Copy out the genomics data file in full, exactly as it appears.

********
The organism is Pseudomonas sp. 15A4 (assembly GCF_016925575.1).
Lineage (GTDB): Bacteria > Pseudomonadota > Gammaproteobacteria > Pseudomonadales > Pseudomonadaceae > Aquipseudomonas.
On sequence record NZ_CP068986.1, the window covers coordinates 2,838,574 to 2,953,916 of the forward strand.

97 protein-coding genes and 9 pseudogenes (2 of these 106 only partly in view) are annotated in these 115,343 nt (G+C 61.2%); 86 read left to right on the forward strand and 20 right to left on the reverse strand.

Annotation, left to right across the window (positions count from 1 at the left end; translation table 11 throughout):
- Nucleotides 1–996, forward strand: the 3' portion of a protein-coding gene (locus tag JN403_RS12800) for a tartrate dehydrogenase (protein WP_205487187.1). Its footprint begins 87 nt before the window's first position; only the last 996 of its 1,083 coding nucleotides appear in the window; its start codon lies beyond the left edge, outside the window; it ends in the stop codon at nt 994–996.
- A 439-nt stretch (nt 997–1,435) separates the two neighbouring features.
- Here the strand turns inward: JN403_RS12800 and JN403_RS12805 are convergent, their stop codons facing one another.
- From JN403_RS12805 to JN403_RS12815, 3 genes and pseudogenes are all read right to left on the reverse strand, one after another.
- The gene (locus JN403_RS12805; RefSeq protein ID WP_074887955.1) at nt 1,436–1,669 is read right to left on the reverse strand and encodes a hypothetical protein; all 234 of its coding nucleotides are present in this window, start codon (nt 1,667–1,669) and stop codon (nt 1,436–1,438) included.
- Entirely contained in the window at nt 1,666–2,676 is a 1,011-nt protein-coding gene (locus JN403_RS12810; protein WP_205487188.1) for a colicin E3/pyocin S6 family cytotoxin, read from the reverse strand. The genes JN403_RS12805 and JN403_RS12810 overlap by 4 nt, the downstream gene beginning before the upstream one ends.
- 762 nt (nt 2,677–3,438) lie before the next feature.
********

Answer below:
The organism is Pseudomonas sp. 15A4 (assembly GCF_016925575.1).
Lineage (GTDB): Bacteria > Pseudomonadota > Gammaproteobacteria > Pseudomonadales > Pseudomonadaceae > Aquipseudomonas.
On sequence record NZ_CP068986.1, the window covers coordinates 2,838,574 to 2,953,916 of the forward strand.

97 protein-coding genes and 9 pseudogenes (2 of these 106 only partly in view) are annotated in these 115,343 nt (G+C 61.2%); 86 read left to right on the forward strand and 20 right to left on the reverse strand.

Annotation, left to right across the window (positions count from 1 at the left end; translation table 11 throughout):
- Nucleotides 1–996, forward strand: the 3' portion of a protein-coding gene (locus tag JN403_RS12800) for a tartrate dehydrogenase (protein WP_205487187.1). Its footprint begins 87 nt before the window's first position; only the last 996 of its 1,083 coding nucleotides appear in the window; its start codon lies beyond the left edge, outside the window; it ends in the stop codon at nt 994–996.
- A 439-nt stretch (nt 997–1,435) separates the two neighbouring features.
- Here the strand turns inward: JN403_RS12800 and JN403_RS12805 are convergent, their stop codons facing one another.
- From JN403_RS12805 to JN403_RS12815, 3 genes and pseudogenes are all read right to left on the reverse strand, one after another.
- The gene (locus JN403_RS12805; RefSeq protein ID WP_074887955.1) at nt 1,436–1,669 is read right to left on the reverse strand and encodes a hypothetical protein; all 234 of its coding nucleotides are present in this window, start codon (nt 1,667–1,669) and stop codon (nt 1,436–1,438) included.
- Entirely contained in the window at nt 1,666–2,676 is a 1,011-nt protein-coding gene (locus JN403_RS12810; protein WP_205487188.1) for a colicin E3/pyocin S6 family cytotoxin, read from the reverse strand. The genes JN403_RS12805 and JN403_RS12810 overlap by 4 nt, the downstream gene beginning before the upstream one ends.
- 762 nt (nt 2,677–3,438) lie before the next feature.